dear ANONYMOUS, the next time you have your own version of a lt. col. rabusa testifying that inquirer staff are being sent off to retirement with P50 million each OF THE PEOPLE'S MONEY, or that our spouses and families have houses and properties in the US bought WITH THE PEOPLE'S MONEY, balik ka dito--perhaps by that time pwede na tayo mag-usap ng matino. for now, pasensiya na, tatawa lang muna kami ha?

Anonymous said...

Kami matagal nang tumatawa sa mga ganitong istorya ng inquirer

http://donavictorina.blogspot.com/2010/12/jessica-alfaro-tale-god-have-mercy-of.html

http://showbizandstyle.inquirer.net/sim/sim/view/20110122-315972/Please-Dont-Give-Blogging-a-Bad-Name

http://newsinfo.inquirer.net/inquirerheadlines/metro/view/20100922-293803/Gov-Baby-Pineda-a-jueteng-queen

gibbs cadiz said...

dear readers, please do take time to check out the 3 sample articles mr. anonymous has so generously provided us because--yeah, they're on the same level as the afp mess. brilliant equivalency.

kidlatdakila said...

I couldn't have said it better gibbs! (mostly because I don't have the capacity. lol)

To Mr. Anonymous, your ad hominem terribly fails to debunk the arguments in this blog. What Gibbs wrote are rooted in verifiable claims and sound logic. With much irony, i state my case: go back to your filthy cave, troll. Empty vessels make the most noise.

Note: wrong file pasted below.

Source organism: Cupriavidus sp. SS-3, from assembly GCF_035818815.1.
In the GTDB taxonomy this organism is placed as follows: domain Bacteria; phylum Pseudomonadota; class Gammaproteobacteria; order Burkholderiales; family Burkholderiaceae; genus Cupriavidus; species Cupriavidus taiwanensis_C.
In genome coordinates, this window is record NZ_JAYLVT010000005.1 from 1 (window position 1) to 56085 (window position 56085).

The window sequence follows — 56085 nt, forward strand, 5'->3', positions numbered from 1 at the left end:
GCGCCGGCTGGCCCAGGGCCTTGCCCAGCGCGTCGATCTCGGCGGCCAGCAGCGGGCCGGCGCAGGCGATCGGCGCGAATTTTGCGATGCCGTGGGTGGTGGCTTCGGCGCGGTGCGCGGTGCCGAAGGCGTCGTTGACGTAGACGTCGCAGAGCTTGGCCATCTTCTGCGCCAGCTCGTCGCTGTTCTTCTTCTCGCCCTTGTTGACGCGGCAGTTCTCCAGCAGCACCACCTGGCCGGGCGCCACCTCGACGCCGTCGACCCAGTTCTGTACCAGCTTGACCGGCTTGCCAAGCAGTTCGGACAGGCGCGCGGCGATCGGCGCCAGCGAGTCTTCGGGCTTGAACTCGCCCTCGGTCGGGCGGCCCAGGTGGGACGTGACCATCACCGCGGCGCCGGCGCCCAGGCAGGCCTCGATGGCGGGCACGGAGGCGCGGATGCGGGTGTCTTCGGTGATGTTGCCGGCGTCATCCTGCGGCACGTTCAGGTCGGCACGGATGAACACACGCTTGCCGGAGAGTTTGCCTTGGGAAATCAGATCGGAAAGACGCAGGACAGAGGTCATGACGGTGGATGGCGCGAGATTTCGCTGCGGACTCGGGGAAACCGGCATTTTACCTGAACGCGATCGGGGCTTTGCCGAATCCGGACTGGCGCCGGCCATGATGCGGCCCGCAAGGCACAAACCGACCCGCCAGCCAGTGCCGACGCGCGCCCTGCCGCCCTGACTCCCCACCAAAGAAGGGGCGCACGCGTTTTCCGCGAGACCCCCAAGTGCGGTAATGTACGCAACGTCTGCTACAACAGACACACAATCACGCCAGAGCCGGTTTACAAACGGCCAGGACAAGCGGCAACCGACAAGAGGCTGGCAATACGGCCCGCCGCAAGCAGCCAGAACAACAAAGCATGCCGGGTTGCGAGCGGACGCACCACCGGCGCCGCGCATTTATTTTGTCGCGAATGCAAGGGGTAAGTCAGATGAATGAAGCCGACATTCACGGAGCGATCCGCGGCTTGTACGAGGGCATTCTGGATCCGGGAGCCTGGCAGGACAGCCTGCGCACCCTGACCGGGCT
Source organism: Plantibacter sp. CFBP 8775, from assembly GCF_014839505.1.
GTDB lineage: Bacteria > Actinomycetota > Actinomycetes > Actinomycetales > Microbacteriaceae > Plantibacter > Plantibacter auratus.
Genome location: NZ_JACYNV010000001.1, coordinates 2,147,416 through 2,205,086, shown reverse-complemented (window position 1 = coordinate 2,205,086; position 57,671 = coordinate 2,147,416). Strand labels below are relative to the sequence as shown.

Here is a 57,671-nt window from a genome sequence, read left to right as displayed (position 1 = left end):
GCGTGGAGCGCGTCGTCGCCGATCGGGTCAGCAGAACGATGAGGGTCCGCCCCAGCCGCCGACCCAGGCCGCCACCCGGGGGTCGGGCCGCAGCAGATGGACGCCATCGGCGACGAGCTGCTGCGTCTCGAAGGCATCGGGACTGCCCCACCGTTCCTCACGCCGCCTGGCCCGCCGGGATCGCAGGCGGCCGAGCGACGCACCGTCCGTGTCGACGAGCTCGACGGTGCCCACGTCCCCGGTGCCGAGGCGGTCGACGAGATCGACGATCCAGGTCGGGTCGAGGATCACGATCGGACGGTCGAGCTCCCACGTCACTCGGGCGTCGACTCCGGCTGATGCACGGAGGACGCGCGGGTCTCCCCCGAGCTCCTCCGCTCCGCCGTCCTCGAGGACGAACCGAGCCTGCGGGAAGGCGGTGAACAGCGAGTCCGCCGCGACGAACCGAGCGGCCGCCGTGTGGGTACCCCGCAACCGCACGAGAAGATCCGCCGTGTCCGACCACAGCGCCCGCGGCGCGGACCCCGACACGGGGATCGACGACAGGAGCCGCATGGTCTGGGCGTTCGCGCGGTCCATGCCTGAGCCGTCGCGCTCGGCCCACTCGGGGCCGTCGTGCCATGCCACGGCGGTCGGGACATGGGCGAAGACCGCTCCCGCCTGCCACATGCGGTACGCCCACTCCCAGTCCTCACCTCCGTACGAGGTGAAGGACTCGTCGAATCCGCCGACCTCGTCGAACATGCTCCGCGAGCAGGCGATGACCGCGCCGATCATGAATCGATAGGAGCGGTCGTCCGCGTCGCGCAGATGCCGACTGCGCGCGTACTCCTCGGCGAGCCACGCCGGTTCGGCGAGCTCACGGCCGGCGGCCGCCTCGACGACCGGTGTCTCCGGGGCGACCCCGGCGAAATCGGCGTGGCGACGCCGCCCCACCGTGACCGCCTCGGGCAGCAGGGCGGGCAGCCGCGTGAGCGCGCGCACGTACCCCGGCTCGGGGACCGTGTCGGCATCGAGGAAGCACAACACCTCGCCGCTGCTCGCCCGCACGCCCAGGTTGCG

Anonymous said...

Hi Gibbs - i felt exactly the same thing as I was watching his wake/burial ceremonies last weekend. I couldn't stand it. Unfortunately, I was not as eloquent and good in words as you are. Thank you for putting in writing what i felt - it seemed like i was able to make an outburst of all my negative thoughts while reading your article. Pa-share ha (with credits of course). At least I can express na to my friends my feelings - thanks to your article.

Don't get be discouraged by that anonymous poster. His posts alone manifest lack of breed and rational thinking - not deserving of anyone's attention.

More power!

joelmcvie said...

Gibbs, obvious naman na magka-ibang plane kayo ni anonymous. Patulan ba? Be kind to your back (Sustagen Premium or not), stop stooping.

gibbs cadiz said...

ah eh, sensya na teh mcvie, obvious naman kasi na ang blog na'to is mine alone, the opinions here are of a personal and individual nature na walang kinalaman sa inquirer, pero kelangan talaga idawit siya, dabah? akshuli, it's not so much na me 'skalawag' daw sa diyaryo--it's the spelling lang. LOLZ. :) where's my anlene?!

Fickle Cattle said...

@joel: Hahaha. Panalo.

http://ficklecattle.blogspot.com/

Dan said...

@ anonymouse.. laugh all you want... be satisfied with your utmost mediocrity, magpakasasa ka sa pagtawa sa mga bagay na hindi mo sinipat at sinuri..

"It is better to be a human being dissatisfied than a pig satisfied; better to be Socrates dissatisfied than a fool satisfied. And if the fool, or the pig, is of a different opinion, it is because they only know their side of the question."
– John Stuart Mill, Utilitarianism, 1863

Rarf! Gibbs nice nice nice!

Anonymous said...

Hi!

I totally agree with your opinion. I know Fr. Rannie personally and I hope this would reach him. This could/should change his "diva" attitude.